Writing a grant that targets at-risk youth? Any youth, for that matter. Need statistics? This OJJDP report deserves your attention.
"Juvenile Offenders and Victims: 2006 National Report"
The report offers a wealth of statistics on juveniles. The first chapter sets the stage with a good overview of all children and adolescents including state comparisons.
You can use it to put together a good baseline to compare with your target population.
Thursday, September 21, 2006
Sunday, September 17, 2006
Long ago, I gave up expecting grant prep team members to read the RFP. Yes, some conscientious individuals will. But most won't. They're busy running programs, as they should be. Grant applications get sandwiched in. Why be disappointed or frustrated with them? Compensate.
I start the grant writing process with a 1 or 2 page (max) summary which includes the funders goals and requirements followed by bulleted questions for the team to consider, or the program content already under discussion. I aim to make the document one someone can scan in less than five minutes.
It's worth the effort. It helps fix the funder's agenda in my mind. It guarantees we have easily referenced requirements in front of everyone as we plan. And it serves as the basis of the background material we provide to people who agree to provide letters of support. (More about those letters another time.)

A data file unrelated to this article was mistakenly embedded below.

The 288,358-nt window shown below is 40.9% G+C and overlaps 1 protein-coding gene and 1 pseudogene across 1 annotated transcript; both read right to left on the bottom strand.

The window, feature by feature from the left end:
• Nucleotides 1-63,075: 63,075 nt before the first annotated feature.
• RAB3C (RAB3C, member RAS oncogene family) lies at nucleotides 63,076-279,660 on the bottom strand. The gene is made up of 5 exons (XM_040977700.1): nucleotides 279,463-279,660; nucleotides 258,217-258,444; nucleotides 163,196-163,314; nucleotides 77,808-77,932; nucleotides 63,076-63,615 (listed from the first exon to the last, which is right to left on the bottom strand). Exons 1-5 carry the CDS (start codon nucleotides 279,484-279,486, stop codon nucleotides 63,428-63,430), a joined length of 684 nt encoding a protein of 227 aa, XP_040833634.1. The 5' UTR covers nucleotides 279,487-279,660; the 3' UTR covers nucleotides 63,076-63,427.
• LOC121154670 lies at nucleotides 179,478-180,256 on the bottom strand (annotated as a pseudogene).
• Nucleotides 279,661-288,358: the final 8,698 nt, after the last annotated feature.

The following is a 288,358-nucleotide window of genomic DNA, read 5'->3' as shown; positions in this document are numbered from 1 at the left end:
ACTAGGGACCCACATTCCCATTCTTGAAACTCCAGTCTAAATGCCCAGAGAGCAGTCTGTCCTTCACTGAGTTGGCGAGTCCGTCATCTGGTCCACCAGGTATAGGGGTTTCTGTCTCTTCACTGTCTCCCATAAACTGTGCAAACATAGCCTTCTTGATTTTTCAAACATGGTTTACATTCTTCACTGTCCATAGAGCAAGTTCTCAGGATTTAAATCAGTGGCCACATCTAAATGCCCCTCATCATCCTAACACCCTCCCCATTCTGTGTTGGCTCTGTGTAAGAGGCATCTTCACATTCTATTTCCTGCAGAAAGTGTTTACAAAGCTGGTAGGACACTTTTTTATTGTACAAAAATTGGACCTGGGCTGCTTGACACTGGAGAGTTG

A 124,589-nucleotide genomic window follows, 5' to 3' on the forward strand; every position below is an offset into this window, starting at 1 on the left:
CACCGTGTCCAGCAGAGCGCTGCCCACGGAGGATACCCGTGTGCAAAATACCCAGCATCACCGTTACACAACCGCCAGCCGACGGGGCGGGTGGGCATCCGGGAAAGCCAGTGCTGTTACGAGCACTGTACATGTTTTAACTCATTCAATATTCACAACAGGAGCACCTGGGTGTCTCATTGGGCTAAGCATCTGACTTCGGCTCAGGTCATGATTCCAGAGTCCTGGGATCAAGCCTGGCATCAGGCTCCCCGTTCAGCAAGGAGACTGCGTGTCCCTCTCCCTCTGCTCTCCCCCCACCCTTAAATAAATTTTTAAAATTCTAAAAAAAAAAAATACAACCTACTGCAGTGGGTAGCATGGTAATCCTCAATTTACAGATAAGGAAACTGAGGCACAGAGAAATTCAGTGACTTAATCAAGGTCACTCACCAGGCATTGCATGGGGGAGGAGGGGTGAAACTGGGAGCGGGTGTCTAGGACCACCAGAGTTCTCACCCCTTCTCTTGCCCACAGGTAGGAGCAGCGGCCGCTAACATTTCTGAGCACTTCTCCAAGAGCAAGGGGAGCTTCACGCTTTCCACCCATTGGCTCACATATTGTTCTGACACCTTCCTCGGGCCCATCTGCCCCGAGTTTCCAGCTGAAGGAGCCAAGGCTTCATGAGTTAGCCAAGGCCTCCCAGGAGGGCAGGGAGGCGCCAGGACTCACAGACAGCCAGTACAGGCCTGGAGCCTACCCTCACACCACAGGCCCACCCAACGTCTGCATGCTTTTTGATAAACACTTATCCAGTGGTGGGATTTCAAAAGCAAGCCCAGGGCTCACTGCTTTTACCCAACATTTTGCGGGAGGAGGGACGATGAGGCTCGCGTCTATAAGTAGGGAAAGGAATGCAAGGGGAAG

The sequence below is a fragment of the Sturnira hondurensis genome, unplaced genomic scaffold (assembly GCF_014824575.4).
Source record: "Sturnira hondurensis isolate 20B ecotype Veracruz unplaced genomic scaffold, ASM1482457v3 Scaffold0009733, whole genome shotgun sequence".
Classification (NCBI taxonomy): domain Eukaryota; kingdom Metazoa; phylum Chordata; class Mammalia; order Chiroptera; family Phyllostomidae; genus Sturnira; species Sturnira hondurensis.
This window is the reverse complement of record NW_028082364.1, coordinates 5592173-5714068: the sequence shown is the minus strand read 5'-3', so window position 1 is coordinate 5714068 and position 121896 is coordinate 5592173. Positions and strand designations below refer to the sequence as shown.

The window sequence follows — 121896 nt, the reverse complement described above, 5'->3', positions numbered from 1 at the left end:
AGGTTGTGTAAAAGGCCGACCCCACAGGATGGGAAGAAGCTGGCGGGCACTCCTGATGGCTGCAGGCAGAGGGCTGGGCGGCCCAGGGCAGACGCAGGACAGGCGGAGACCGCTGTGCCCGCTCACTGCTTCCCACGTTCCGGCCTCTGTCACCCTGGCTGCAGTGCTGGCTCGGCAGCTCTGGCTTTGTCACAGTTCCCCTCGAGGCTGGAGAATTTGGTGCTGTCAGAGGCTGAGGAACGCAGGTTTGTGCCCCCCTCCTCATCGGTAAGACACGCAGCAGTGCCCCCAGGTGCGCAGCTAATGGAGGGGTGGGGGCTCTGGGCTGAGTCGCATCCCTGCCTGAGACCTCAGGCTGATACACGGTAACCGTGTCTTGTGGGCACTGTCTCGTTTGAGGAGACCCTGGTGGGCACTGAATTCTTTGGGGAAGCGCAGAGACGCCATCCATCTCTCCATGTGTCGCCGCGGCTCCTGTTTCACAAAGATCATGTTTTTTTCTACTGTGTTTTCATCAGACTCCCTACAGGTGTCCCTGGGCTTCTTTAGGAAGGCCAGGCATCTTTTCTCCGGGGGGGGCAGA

Does Anyone Around Here Read? Not the RFPs! But why worry?
I use "control + F" to help me find BAD things in my writing, and eliminate them. For example, I go on a search and destroy mission for all forms of the verb "to be." To do this, I hit "control + F" and type the word "is" in the handy-dandy little box. Then I hit, "find next." The software then takes me methodically through my story or article, highlighting every time I've used the word "is." One by one, I then try to replace each "is" with a more interesting verb. And then, if I'm feeling energetic, I do exactly the same thing with: were, was, are, will be.If you're interested in subscribing to her newsletter, you'll find it here. She sends short, useful tips wrapped in good stories.
It's a great temptation to reach for long, scholarly words to impress grant evaluators. Anything to prove our clients are smart and worthy. But, STOP!
Daniel Oppenheimer, at Princeton, says,
"Anything that makes a text hard to read and understand, such as unnecessarily long words or complicated fonts, will lower readers' evaluations of the text and its author."His research, Consequences of Erudite Vernacular Utilized Irrespective of Necessity: Problems with Using Long Words Needlessly, found people rated the intelligentce of authors who wrote in simpler language, using an easy to read font, as higher than those inserting unnecessary complexity. The study was published in the Journal of Applied Cognitive Psychology 2005
"One thing seems certain: write as simply and plainly as possible and it's more likely you'll be thought of as intelligent."So, colleagues, Keep It Simple, Smarty!
'ScienceDaily: The Secret Of Impressive Writing? Keep It Plain And Simple: